Could you imagine getting separated from your companion animal? In the dark about their whereabouts? It isn’t something we’d like to dwell upon but it could happen to anyone: the outdoors cat taking a wrong turn, ending up in a garden and getting adopted by the neighbour who thinks the cat is a stray, or a dog getting spooked, running off into the woods after a walk, and unable to find their way back home. By identifying and registering (I&R) your companion animal, you can’t prevent all possible calamities but you can ensure they can be identified and returned to you if found by a person or the police.
Many people aren’t aware of the crucial importance of microchipping and registering their cats and dogs. Even though it’s the only way to maximise the chances of being reunited with them, should they ever go missing, or worse, get stolen. Identification and Registration (I&R) is the only available traceability system that proves the link between a companion animal and their carer and it greatly increases the probability of being reunited.
Current legislation in the European Union for owned animals
I&R is mandatory throughout the EU but only when a cat or dog is officially moved from one country to another, meaning that it only applies when they are taken along on a holiday or move to a new country. EU countries can autonomously decide about their I&R legislation when it comes to their own borders, the majority of the EU states have mandatory I&R legislation for dogs while I&R for cats remains largely voluntary. When mandatory legislation applies, animals need to be microchipped and registered in between 2 and 4 months from birth. See the table below for more details:
How does it work?
The identification process is relatively straight forward: a transponder, carrying the microchip, is inserted under the skin of the animal, a quick procedure that can only be facilitated by a veterinarian. The number of the chip is subsequently registered by the veterinary or a public authority into a government approved database for cats and dogs. After registering with the database, your registry will hold all the details of the owner including the name, home address, phone number, and email address, as well as the name and date of birth of the animal, and the ID number associated with the microchip. When an animal is found by someone, they can simply take the animal to a veterinarian, who will be able to detect the ID of the animal by using a microchip reader and looking up the contact details of the owner, by consulting the official registries of which they have direct access. Should the animal be found by the police, they will take care of identifying and getting in touch with the owner.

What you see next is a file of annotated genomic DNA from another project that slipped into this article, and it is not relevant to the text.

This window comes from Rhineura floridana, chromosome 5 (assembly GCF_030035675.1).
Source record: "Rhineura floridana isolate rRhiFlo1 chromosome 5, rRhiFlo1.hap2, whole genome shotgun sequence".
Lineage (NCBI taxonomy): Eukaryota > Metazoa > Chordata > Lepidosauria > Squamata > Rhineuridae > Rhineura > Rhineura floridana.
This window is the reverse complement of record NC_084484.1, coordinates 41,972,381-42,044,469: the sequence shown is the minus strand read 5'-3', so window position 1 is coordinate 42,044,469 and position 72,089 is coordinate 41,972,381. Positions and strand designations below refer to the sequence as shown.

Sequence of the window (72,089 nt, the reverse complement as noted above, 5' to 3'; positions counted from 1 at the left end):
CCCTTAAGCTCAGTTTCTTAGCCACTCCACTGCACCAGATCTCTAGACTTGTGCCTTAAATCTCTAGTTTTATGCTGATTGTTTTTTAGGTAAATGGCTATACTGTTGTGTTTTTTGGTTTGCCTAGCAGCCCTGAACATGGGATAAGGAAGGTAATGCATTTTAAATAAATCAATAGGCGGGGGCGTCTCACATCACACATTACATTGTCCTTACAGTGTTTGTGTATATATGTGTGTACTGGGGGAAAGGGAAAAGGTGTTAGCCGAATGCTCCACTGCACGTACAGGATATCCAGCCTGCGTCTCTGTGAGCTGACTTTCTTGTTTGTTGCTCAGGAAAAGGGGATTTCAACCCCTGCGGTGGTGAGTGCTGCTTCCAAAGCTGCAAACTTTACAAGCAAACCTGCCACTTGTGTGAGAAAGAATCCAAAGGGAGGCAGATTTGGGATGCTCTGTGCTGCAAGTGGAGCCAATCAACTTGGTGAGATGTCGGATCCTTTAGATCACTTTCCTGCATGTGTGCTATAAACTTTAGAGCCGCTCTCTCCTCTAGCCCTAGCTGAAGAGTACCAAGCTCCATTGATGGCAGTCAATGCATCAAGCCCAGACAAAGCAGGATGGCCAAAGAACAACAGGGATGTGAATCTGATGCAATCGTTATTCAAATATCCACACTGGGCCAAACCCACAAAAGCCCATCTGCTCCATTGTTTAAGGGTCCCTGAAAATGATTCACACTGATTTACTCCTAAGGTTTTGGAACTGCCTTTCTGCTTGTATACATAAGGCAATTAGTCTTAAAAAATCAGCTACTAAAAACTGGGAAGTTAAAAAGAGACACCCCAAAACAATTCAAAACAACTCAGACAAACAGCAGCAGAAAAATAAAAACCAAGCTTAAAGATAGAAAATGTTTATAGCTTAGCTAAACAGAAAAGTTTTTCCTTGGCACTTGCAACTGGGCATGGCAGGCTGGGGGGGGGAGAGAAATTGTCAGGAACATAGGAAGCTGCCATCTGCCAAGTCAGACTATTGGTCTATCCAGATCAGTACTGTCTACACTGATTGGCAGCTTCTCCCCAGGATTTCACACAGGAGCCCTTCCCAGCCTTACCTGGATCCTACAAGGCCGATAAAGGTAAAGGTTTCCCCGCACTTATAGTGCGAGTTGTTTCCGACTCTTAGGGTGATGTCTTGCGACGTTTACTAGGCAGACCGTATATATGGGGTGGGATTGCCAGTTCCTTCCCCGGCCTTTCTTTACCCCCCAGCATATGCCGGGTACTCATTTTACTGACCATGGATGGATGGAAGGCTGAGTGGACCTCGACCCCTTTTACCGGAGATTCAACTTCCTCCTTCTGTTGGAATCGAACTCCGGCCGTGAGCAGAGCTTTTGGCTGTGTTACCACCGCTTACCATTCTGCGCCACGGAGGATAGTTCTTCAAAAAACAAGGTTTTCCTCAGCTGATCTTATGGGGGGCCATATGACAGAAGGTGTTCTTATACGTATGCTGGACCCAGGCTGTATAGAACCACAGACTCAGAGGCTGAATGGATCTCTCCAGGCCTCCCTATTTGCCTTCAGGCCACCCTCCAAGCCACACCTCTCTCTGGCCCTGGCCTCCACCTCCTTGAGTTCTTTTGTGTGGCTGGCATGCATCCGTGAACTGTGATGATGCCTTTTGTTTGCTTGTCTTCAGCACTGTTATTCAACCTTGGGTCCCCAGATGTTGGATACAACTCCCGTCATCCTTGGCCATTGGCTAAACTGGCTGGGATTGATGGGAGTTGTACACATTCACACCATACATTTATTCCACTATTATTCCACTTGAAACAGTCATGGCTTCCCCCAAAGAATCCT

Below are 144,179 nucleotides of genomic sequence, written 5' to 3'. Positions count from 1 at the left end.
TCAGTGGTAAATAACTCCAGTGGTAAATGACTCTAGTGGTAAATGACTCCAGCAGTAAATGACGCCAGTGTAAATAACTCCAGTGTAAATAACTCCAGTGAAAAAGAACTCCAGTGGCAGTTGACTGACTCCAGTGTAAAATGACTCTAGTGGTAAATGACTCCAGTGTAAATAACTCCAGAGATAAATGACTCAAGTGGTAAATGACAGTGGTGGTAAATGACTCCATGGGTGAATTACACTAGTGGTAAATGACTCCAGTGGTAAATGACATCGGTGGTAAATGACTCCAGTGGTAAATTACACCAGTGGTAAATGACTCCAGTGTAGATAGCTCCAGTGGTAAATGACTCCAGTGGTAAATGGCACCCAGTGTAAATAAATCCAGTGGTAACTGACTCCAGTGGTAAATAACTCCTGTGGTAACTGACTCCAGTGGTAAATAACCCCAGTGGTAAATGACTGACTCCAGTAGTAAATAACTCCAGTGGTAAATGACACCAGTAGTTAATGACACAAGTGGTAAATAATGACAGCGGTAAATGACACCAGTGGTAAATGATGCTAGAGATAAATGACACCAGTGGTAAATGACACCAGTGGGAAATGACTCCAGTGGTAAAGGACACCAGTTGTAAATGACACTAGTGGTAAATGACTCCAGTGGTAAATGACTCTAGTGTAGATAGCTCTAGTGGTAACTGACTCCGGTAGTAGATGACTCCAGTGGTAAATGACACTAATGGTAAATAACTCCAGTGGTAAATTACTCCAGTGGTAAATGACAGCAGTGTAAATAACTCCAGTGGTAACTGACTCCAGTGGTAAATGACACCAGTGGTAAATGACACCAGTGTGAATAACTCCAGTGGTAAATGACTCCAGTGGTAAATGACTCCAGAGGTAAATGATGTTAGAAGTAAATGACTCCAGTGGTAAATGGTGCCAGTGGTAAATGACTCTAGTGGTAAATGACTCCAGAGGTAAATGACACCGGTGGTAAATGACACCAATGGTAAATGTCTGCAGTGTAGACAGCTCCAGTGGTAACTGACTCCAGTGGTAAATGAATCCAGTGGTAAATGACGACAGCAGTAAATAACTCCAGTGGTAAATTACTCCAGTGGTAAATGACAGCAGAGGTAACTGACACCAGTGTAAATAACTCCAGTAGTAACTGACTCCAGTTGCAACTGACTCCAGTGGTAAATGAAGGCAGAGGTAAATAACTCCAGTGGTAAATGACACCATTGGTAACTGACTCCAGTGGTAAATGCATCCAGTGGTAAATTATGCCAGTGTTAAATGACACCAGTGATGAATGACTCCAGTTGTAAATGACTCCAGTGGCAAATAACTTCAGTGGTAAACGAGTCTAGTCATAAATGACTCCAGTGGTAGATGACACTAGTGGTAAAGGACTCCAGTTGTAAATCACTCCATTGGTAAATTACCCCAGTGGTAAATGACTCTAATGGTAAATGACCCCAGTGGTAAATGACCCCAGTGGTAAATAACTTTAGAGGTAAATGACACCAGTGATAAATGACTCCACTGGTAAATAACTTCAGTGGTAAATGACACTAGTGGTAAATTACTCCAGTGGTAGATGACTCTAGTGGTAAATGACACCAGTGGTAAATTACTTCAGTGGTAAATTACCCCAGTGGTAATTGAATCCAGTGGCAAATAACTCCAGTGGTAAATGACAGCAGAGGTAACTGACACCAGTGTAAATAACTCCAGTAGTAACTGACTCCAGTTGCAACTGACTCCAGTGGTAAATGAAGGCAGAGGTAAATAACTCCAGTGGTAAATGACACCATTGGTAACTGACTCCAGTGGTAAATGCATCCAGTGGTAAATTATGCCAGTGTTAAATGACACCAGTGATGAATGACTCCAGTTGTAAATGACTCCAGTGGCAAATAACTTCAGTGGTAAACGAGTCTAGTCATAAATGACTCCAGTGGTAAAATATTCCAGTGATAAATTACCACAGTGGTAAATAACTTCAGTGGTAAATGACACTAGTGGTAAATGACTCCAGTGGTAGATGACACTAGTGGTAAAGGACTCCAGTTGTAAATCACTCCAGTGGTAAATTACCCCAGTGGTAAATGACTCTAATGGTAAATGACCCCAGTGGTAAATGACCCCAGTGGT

Why is it important?
This registration enables you to demonstrate your relationship to the animal, increasing the chance of being reunited with them but also decreasing the possibility of someone else simply pretending to be their carer. If you want to give yourself the best chance of being reunited, you should ensure you have chipped and registered your companion. And perhaps needless to say, it’s also important to keep your information up to date. If you (temporarily) move, simply edit the registered details, making sure that your animal is registered in your place of residence, especially if you change to other regions or countries. If you move from one country to another, even for a temporary period, it’s recommended that you register your companion animal in the official registry of the new place of temporary residence. It is also important to take note of EUROPETNET, an EU-wide registry operation that is progressively acquiring data from national registries in order to support the reunion of animals and their human companions. Europetnet can be consulted whenever an animal is found in a different country than they are registered in. As long as the animal is microchipped, it is possible to try and identify the owner by using the EUROPETNET search engine, which is available online.
According to the latest statistics, animals who have been registered using I&R have a 50-90% chance of being reunited with their human companion. If you haven’t taken care of the I&R for your companion yet, make an appointment with your vet or an animal health authority as soon as possible.
We will be sharing more content regarding I&R and animal welfare in Europe, so keep following us and if we are missing a topic, please don’t hesitate to contact us through facebook. We will be keeping a close eye on animal welfare regulation after 31-10-2019. This article might be subject to change after 31-10-2019.
If you like to know more about this topic, please visit the following websites:
The UK Government’s website to find the right registry database for you and your companion
The European Commission regarding the full requirements to move an animal from one country to another
Federation of Veterinarians of Europe for frequently asked questions regarding topics such as pet passports in all official EU languages
EUROPETNET for any information regarding companion animal traceability in the EU